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Live: State Republicans gather, prep for state delegate assembly

Author: Jennifer Kerns - April 9, 2016 - Updated: April 9, 2016

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Colorado Cruz Control

Sen. Ted Cruz has cleaned house again.

All of the elected delegates in congressional districts 4 and 5 have pledged their support for Cruz.

In congressional district 2, one delegate committed to Cruz and two remain unpledged.

So far in the delegate race, four of the seven uncommitted delegates pledge in principle that they will support Cruz, according to Brandon Rittiman of 9 News.

Not a bad day at the office for Cruz, who is working to stop Donald Trump from becoming the nominee.

The Delegates and alternates are as follows (in order of ballot results reported):

Congressional District 5:

Delegates:

Joel Crank – Ted Cruz
Robin Gale Coran – Ted Cruz
Donald Olmstead – Ted Cruz

Alternates:

Kent Lambert – Ted Cruz
Randy Licht – Ted Cruz
Kay Rendleman – Ted Cruz

Congressional District 2:

Delegates:

Robert Woodward – Ted Cruz
Michael McAlpine – Unpledged
Marty Neilson – Unpledged

Alternates:

John S. Bliss – Ted Cruz
Rick Fernandez – Unpledged
John Edward Toomey III – Ted Cruz

Congressional District 4:

Delegates:

Perry Buck – Ted Cruz
Guy Short – Ted Cruz
Kendal Unruh – Ted Cruz

Alternates:

Reese Shay – Unpledged
Kurt Schlegel – Donald Trump
Richard McCaskill – Donald Trump

*UPDATE* Congressional District 3:

CD 3 has been counted. Results are 100% Cruz:

Delegates:

Melanie Sturm – Ted Cruz
Anita M. Stapleton – Ted Cruz
Steven Hofman – Ted Cruz

Alternates:

Brita Horn – Ted Cruz
Bradley Barker – Ted Cruz
Laureen Adele Gutierrez – Ted Cruz

Gardner: Colorado Delegates for Cruz Could Lead to Open Convention

U.S. Sen. Cory Gardner talks to attendees at the Republican delegate assemblies in Colorado Springs on April 8. (Jennifer Kerns/The Colorado Statesman)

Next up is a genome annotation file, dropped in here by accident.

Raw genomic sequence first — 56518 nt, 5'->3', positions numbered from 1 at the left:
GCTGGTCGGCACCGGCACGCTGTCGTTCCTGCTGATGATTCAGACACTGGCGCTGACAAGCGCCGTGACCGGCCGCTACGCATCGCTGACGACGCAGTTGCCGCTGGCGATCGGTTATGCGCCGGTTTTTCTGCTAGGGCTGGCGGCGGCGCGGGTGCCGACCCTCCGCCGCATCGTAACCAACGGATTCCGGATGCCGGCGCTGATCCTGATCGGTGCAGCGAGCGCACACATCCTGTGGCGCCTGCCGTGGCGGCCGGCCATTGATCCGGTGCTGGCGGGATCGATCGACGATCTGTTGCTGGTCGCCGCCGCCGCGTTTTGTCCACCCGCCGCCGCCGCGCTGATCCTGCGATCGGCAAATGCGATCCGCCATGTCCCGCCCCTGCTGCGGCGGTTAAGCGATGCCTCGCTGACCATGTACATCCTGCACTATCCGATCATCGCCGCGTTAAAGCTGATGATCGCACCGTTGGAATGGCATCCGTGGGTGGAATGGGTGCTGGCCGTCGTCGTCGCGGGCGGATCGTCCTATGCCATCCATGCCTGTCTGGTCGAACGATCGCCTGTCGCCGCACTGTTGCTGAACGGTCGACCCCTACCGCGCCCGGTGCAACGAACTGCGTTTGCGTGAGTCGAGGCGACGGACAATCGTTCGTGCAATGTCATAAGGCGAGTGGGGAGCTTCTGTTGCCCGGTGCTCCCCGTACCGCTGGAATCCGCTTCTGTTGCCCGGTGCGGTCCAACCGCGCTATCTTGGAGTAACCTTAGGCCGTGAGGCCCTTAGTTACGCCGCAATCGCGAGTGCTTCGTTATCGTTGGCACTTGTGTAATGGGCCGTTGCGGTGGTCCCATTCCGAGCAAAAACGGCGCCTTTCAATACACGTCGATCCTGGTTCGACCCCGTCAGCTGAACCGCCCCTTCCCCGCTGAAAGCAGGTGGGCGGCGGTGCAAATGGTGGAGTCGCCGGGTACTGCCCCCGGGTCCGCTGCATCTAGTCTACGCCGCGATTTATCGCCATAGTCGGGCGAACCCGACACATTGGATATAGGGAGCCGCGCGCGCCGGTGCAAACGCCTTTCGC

U.S. Sen. Cory Gardner talks to attendees at the GOP delegate assemblies in Colorado Springs on April 8. (Jennifer Kerns/The Colorado Statesman)

“In Colorado, Ted Cruz is continuing the momentum he gained in Wisconsin,” U.S. Sen. Cory Gardner told The Colorado Statesman. “It could lead to an open convention.”

What did he say?

The prospect of an open convention, where no one candidate arrives in Cleveland in July with the majority delegates needed to win the nomination, could lead to a brokered convention where delegates horse trade and the possibility arises that anyone can become the party’s presidential nominee— including people who aren’t even campaigning and wooing voters and pressing the flesh, such as Speaker of the House Paul Ryan.

Talk about an open convention at this point has Trump supporters seeing red. It’s no secret that establishment Republicans for months now have been searching for ways to derail the Trump juggernaut candidacy. Cruz is not likely to flat out defeat Trump in the remaining primary contests, but if he can get close, establishment figures — such as Gardner — will have their chance to topple Trump.

Gardner has called Trump a buffoon, but he has also declined to voice any real support for Cruz. And he’s not alone. Many Republicans agree that deeply conservative Cruz could well lose the general election.